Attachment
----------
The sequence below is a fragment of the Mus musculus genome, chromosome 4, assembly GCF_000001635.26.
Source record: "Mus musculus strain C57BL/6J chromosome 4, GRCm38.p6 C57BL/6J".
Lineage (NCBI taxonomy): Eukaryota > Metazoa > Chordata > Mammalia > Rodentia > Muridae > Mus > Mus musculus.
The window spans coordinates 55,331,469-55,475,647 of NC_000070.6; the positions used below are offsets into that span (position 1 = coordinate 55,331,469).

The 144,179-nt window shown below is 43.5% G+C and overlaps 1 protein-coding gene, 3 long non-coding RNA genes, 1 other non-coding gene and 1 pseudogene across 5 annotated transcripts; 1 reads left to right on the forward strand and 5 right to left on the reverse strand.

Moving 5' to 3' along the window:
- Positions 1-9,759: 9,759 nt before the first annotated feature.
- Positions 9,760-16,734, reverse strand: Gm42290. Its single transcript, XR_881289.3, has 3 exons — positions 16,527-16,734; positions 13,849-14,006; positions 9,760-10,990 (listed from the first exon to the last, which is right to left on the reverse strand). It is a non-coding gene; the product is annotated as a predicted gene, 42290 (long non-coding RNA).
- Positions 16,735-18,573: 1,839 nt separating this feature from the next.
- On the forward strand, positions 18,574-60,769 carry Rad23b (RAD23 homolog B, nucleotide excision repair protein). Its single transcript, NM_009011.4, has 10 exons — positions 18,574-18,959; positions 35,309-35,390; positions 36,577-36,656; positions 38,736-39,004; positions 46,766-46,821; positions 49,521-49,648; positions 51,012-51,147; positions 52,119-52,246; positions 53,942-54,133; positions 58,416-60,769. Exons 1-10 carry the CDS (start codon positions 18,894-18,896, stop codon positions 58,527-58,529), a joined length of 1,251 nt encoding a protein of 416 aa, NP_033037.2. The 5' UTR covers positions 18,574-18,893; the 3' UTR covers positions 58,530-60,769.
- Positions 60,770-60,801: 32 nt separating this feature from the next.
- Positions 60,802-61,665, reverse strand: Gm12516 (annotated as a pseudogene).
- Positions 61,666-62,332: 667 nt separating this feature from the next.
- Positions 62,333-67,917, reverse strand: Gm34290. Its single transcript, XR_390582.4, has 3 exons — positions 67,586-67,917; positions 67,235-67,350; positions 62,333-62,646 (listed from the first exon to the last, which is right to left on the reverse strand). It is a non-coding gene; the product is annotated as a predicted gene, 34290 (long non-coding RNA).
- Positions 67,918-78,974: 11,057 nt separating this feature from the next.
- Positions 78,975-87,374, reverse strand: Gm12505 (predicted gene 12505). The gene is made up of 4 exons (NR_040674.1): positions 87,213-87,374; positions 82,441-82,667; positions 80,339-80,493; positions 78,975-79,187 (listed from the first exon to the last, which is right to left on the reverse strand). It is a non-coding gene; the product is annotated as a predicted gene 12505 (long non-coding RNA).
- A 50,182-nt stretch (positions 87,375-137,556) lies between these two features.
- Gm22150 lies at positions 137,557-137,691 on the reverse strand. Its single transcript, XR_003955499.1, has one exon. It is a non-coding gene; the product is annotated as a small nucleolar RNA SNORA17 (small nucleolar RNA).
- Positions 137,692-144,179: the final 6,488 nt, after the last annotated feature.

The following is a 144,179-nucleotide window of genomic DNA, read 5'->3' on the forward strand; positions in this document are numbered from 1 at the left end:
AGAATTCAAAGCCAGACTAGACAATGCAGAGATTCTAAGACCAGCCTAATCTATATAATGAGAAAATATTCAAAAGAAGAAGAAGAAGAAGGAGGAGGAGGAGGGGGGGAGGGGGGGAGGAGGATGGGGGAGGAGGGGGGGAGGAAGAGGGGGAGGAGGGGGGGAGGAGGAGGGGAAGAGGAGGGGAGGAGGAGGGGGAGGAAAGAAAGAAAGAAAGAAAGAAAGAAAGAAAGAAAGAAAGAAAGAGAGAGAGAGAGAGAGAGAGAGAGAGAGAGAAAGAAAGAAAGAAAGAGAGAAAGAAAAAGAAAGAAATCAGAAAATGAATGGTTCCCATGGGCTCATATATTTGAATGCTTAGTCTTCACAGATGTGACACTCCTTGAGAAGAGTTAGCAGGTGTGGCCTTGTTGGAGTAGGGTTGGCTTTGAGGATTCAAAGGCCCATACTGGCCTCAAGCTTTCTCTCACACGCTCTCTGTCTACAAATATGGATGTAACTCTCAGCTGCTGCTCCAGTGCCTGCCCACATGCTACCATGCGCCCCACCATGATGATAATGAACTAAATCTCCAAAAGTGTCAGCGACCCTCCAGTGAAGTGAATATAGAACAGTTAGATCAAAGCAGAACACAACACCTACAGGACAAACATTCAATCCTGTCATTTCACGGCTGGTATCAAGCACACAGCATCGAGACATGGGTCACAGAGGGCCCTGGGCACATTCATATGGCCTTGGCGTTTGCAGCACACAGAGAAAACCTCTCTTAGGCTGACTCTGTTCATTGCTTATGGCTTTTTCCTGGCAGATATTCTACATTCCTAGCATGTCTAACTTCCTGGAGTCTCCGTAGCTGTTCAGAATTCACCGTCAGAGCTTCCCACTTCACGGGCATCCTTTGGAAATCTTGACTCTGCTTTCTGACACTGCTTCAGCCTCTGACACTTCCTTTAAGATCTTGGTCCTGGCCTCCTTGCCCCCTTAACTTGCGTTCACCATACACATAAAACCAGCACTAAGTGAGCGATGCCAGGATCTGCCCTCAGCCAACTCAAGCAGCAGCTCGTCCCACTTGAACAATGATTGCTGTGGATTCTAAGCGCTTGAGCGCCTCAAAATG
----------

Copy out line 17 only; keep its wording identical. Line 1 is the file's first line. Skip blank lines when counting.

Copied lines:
- A 50,182-nt stretch (positions 87,375-137,556) lies between these two features.